Is that a hint that it might be curtains for the hapless flatmates? It is after all the vogue in television comedy right now to stop before you are stopped. "We always say we'll carry on writing it as long as David and Robert want to carry on doing it and as long as Channel 4 carry on putting it on television," says Bain. "Actually, we try and write it so that if they do decide they don't want it," Armstrong steps in quickly, then feigning loftiness he adds "we can turn around and say 'well we were never planning to do more. We were always going to stop at four.'"

The pair say that they are not expecting audience figures - usually around 1.5m - to go much higher, noting that more mainstream programmes like Extras and The Catherine Tate Show average only 3.5m. Armstrong says: "There is that whole cult thing where it is better not to get big numbers. It's almost like a snobbery, where there's more kudos to be the underdog."

The duo, who rank at number five in trade magazine Broadcast's top 100 writers, did once dip their toes in the treacherous prime-time waters, penning a sitcom script for the golden boys of entertainment Ant and Dec. "That's pretty much all over now," Bain says. "They read it and decided they didn't want to do it."

There is a short pause before Armstrong, half-concerned, half-laughing, says: "I don't think it was our script that made them think comedy wasn't for them. I think they realised that it perhaps wasn't right for them to do a sitcom. "Which is fair enough, most people love them, but most people don't take to new sitcoms - it's probably best to stay away."

Like so many creative partnerships, they first met at Manchester University. Bain tells me it was on a sweaty, shirtless night raving at The Hacienda, while The Golden Girls was being broadcast in the background. The truth is that they met on a creative writing course, and knocked about for a bit before heading off in separate directions. Armstrong went into politics for Labour MP Doug Henderson during the party's upward march into power before the 1997 election. Bain, whose grandmother was one of the resident ladies at Fawlty Towers and whose mother played Beatty in Terry and June, meanwhile penned his novel Yours Truly, Pierre Stone.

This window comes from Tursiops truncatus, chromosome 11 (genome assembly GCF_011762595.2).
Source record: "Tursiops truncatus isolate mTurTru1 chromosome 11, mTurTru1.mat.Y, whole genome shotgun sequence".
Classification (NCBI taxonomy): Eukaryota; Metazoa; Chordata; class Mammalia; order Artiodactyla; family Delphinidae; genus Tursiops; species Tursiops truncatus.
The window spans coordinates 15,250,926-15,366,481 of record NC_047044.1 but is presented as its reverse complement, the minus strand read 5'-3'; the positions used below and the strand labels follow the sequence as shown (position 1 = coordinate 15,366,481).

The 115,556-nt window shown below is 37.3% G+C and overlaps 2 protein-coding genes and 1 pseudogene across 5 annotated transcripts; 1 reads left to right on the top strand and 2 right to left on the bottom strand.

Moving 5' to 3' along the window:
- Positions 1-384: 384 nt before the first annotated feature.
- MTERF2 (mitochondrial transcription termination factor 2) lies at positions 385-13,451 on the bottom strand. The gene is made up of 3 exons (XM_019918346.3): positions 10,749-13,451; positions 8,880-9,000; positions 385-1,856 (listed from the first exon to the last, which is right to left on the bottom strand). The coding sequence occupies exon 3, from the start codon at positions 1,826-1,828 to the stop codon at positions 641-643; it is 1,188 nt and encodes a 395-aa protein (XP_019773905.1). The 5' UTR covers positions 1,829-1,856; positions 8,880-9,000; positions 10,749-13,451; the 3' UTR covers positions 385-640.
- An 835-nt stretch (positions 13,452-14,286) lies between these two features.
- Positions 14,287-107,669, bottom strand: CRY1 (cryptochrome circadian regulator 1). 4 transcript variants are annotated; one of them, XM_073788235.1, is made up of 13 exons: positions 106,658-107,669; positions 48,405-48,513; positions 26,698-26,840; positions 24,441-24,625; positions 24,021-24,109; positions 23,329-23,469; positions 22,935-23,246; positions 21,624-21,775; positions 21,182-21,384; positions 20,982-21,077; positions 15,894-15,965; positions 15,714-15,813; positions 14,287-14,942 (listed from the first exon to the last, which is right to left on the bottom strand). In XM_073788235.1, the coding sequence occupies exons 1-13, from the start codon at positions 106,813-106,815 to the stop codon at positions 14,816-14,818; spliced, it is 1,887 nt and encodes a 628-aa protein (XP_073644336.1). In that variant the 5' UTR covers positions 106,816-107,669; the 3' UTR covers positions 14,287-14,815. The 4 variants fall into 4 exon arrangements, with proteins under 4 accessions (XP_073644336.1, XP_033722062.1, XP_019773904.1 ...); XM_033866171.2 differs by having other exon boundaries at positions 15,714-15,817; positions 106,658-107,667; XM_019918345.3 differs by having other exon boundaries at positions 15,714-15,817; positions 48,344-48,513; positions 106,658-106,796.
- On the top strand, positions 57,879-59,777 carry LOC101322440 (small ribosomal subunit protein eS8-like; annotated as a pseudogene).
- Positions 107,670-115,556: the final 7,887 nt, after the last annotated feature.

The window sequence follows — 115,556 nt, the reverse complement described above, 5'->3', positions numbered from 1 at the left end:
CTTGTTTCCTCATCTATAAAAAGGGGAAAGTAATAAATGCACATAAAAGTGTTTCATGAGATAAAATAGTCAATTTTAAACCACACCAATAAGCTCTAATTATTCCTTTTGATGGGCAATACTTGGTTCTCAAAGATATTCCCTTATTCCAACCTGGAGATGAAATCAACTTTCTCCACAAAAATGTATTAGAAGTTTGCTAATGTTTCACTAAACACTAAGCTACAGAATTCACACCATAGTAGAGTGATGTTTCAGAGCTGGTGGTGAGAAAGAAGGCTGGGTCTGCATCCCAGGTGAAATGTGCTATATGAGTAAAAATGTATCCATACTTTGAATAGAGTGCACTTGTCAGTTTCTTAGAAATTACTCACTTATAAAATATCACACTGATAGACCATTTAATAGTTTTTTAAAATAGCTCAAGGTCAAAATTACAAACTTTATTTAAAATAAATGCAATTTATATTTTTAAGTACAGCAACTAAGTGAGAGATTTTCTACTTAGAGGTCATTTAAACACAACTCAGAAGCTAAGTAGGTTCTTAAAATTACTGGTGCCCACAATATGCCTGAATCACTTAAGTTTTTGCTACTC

"Mutual desperation" is what they say brought them back together, writing sitcoms and working on children's shows including The Queen's Nose and My Parents Are Aliens. "We didn't take the normal route of Radio 4 and then a sitcom first. We were lucky we worked a lot on kids' television, and it was a great training ground because you are under the radar."

Now Armstrong is working on the BBC's award-winning The Thick of It but won't be drawn on the show's future, given its star Chris Langham's impending court case on child pornography charges. The pair are also involved in another Channel 4 project,Modern Men, following a group of 20-something friends set in Victorian times. Coming up is The Magicians, a film re-uniting the pair with Peep Show producer Andrew O'Connor. It features comedy favourites Peter Capaldi and Jessica Stevenson.

Bain says that, while of course they pursue their own projects, it is unlikely this neat little team will break up any time soon. Armstrong sighs: "There is a group mentality that's really working - so why would we shake it up?"

'Peep Show 3' is out today on DVD; the new series starts on Channel 4 on Friday 11 November